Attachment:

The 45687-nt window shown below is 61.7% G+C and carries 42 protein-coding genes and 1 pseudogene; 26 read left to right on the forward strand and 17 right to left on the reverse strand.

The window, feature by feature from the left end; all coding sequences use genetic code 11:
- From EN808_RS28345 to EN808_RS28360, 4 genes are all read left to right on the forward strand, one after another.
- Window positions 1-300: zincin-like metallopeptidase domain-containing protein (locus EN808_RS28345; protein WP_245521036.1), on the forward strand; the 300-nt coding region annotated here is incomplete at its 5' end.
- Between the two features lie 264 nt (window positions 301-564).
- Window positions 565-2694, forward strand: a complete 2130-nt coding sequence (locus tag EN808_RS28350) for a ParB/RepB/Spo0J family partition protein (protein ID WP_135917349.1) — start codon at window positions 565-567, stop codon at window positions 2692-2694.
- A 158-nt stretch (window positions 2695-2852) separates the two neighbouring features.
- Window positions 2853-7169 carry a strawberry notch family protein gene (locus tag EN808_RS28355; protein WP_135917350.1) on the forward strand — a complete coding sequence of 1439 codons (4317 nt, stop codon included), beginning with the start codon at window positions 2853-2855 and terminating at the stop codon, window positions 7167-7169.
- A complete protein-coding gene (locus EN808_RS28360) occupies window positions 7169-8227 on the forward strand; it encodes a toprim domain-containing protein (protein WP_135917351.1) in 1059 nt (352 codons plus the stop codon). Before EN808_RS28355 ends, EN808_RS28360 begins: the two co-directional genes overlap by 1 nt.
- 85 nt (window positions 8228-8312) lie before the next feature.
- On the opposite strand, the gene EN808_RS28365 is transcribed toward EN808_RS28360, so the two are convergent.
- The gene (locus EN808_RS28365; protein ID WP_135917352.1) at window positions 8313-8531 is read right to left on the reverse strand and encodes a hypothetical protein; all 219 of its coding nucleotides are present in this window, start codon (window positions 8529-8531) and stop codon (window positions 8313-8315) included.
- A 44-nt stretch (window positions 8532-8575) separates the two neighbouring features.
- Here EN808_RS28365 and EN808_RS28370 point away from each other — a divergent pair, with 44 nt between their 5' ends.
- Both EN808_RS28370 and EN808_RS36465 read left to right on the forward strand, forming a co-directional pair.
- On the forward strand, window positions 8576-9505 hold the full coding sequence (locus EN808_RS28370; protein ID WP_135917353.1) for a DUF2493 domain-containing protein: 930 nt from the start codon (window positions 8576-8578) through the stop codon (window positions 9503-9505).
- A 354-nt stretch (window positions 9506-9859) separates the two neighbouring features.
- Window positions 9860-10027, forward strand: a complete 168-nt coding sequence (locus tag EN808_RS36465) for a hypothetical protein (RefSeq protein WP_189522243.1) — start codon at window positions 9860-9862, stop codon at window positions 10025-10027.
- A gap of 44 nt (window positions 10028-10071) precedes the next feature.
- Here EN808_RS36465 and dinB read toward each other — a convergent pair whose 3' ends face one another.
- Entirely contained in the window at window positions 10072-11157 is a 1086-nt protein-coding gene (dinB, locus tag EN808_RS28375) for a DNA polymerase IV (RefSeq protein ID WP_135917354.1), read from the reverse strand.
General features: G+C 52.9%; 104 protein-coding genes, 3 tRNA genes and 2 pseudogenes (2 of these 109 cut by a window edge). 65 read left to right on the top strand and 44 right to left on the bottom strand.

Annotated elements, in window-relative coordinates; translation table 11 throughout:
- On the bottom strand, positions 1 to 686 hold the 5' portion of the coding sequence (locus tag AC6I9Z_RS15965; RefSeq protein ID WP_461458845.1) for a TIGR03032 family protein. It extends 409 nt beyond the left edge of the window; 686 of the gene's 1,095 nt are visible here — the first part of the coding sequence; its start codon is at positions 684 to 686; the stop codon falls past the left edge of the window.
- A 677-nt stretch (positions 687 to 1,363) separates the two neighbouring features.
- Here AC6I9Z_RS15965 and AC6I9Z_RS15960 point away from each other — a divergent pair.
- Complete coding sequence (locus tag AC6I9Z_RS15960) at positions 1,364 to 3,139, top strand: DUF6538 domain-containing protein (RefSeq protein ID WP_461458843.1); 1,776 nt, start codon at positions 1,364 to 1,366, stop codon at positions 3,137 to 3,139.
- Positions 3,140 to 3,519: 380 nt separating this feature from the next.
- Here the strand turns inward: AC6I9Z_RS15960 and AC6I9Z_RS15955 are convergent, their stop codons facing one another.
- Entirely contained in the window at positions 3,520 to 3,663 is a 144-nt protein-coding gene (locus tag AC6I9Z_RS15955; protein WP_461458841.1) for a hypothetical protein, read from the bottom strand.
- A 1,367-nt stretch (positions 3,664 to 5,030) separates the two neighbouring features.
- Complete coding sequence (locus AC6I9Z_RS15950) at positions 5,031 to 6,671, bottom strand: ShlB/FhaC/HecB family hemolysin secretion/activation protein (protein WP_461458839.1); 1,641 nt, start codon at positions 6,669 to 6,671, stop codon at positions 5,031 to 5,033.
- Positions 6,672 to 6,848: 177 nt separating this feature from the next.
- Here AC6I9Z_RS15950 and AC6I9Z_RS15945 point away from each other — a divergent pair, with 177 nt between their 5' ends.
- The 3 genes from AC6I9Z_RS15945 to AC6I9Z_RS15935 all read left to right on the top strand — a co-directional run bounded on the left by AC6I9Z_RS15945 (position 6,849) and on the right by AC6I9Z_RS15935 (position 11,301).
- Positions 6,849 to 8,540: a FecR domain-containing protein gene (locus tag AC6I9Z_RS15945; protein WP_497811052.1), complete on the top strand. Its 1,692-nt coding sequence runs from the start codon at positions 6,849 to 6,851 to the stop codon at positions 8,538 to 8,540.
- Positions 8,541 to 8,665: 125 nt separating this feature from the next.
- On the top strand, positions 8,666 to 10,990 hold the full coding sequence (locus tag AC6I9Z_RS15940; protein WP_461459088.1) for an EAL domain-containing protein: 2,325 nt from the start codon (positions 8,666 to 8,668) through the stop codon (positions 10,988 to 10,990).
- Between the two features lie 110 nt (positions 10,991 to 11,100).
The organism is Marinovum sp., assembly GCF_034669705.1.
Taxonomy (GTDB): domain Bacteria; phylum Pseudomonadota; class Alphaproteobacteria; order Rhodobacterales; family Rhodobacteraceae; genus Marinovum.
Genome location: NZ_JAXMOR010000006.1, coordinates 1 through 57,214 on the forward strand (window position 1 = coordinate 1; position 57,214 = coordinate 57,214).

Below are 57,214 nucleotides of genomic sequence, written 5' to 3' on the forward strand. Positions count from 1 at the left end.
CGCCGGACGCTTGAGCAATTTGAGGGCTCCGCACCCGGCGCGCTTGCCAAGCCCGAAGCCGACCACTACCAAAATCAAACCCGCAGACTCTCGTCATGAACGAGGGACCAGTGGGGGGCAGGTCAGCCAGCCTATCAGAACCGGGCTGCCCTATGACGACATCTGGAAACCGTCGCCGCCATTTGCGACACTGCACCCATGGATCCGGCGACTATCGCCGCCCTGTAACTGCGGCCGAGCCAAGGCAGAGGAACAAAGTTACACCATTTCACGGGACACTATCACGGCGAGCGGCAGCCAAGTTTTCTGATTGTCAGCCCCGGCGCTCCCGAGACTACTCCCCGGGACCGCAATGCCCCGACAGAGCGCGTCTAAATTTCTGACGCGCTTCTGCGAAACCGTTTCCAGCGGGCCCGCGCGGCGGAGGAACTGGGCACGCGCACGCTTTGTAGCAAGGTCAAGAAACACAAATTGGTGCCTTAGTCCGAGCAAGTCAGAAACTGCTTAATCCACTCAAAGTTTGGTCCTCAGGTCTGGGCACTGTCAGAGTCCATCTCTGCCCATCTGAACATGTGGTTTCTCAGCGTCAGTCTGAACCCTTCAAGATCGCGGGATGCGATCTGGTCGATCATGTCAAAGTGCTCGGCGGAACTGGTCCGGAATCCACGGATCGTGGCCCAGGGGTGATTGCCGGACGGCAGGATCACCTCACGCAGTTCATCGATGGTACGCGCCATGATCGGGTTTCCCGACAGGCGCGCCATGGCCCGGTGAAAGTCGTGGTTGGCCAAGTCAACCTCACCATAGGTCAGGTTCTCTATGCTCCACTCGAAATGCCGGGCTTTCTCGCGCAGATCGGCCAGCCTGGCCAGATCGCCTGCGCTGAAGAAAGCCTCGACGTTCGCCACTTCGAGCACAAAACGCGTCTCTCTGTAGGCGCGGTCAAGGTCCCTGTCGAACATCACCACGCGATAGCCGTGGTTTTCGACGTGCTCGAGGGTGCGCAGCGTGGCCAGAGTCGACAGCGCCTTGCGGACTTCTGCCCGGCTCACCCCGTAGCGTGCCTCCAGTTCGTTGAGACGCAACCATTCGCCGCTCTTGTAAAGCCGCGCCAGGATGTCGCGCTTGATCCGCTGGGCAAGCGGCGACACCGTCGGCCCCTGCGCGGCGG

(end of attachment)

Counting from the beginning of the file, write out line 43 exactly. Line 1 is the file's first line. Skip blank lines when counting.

Below are 57,214 nucleotides of genomic sequence, written 5' to 3' on the forward strand. Positions count from 1 at the left end.